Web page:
Is a higher mortgage rate worth the extra liquidity?

| Jan 26, 2015 | Mortgage

When purchasing real estate, there are several financing approaches a buyer might take. 

For someone interested in a long-term commitment, it may make sense to make a sizable down payment in order to qualify for the lowest interest rates on a 20-year or even 30-year mortgage. 

For other buyers who don’t want to establish permanent roots, other mortgage options may make sense. There are a variety of options, but any purchaser that puts less than 20 percent down may find that he or she is facing higher interest rates. In addition, a buyer in that situation may be required to take out mortgage insurance, although some lenders waive this requirement for borrowers with a very high credit score.

An adjustable rate mortgage may have the next-to-lowest rates as long-term mortgages, but it may also require a buyer to have faith in the market. Specifically, a buyer may need to be confident of his or her ability to sell or obtain a favorable refinancing when the term of the three, five or seven-year ARM runs out.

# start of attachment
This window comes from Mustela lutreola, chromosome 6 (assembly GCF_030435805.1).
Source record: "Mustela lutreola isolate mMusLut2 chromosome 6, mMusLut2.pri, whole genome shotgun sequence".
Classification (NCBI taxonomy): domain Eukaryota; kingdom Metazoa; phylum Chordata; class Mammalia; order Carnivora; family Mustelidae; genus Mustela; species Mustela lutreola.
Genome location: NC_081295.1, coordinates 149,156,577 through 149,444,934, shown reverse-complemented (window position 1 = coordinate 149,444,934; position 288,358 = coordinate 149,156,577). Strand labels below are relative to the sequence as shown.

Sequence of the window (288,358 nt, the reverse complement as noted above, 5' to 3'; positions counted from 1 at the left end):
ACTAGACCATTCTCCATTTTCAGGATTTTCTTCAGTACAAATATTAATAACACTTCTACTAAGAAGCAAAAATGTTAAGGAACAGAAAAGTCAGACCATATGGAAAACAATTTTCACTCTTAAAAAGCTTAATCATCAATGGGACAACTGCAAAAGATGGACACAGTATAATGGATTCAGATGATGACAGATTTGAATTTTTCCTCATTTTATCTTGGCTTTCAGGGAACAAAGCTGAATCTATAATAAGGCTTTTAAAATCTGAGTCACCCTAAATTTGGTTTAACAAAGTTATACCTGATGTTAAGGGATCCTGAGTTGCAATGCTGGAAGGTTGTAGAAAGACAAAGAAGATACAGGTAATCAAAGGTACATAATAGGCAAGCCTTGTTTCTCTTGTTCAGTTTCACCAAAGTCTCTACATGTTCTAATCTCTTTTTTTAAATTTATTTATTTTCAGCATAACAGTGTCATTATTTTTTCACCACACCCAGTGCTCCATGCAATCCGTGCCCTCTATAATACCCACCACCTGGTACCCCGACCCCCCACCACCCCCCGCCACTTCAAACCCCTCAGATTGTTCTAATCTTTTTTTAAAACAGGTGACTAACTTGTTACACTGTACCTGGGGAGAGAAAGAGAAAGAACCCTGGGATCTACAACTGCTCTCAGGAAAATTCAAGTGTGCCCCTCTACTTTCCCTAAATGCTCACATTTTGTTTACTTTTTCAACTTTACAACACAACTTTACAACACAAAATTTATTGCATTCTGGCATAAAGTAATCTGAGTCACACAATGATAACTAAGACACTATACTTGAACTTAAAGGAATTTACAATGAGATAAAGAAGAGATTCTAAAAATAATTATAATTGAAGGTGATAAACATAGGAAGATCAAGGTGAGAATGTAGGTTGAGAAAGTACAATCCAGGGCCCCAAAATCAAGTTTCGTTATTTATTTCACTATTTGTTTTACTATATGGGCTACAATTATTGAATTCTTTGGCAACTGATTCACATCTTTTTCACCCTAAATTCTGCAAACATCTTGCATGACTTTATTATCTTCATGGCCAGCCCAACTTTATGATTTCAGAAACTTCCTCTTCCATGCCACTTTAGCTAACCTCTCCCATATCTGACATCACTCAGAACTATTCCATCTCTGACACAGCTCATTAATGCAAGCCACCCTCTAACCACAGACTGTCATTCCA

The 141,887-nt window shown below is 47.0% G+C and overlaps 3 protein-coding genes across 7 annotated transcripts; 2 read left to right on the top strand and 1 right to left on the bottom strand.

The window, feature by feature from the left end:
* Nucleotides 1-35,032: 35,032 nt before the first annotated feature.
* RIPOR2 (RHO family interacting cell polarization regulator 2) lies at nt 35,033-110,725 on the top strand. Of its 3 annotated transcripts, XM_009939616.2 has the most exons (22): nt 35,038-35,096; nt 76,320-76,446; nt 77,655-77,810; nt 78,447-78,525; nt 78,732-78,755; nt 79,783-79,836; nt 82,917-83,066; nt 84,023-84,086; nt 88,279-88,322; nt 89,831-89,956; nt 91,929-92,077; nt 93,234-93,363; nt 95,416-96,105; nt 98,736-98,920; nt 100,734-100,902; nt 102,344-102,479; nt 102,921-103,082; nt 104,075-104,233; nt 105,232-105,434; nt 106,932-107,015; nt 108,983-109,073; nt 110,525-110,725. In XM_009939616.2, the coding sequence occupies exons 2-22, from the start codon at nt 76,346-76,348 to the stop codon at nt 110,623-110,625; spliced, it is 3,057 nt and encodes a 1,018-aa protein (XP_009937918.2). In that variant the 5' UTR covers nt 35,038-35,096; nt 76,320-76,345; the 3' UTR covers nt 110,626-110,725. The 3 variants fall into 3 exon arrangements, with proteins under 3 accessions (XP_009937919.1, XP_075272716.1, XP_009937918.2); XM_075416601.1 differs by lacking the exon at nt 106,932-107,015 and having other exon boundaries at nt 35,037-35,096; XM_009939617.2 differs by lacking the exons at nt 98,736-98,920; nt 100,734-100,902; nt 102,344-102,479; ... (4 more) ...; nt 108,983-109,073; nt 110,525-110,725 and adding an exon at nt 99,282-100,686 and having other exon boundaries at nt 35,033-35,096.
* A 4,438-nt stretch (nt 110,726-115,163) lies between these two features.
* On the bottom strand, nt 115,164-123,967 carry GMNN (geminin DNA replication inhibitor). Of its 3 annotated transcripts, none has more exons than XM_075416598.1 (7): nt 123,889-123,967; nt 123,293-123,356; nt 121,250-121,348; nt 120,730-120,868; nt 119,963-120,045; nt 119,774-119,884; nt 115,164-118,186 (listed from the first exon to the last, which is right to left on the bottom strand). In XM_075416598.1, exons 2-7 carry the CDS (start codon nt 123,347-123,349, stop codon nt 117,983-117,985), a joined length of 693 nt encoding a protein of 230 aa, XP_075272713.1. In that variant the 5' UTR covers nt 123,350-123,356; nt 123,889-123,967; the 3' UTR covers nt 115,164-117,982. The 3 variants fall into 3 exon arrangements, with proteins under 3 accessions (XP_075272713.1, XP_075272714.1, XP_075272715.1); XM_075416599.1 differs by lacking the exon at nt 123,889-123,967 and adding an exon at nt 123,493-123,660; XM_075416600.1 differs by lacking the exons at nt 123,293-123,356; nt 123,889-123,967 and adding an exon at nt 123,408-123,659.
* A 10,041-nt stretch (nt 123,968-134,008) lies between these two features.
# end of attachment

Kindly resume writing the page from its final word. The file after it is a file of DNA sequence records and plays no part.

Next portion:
According to a recent article, however, there may be another interest to put less money down on a purchase, even if it means paying a higher interest rate. Specifically, preserving one’s liquidity, or cash on hand, may be a money management strategy. Instead of tying funds up in a real estate purchase, some individuals may prefer to invest their extra savings in securities.

Although a real estate agent may have some insight into the various borrowing options, an attorney that focuses on real estate law will generally have a much deeper understanding of industry trends and the legal issues that may arise when purchasing real property or attempting to refinancing a mortgage. Since a mortgage can represent a significant liability, we recommend you take your questions about real estate to a lawyer.

Source: The Wall Street Journal, “Low Down Payments Mean Higher Interest Rates,” Anya Martin, Jan. 22, 2015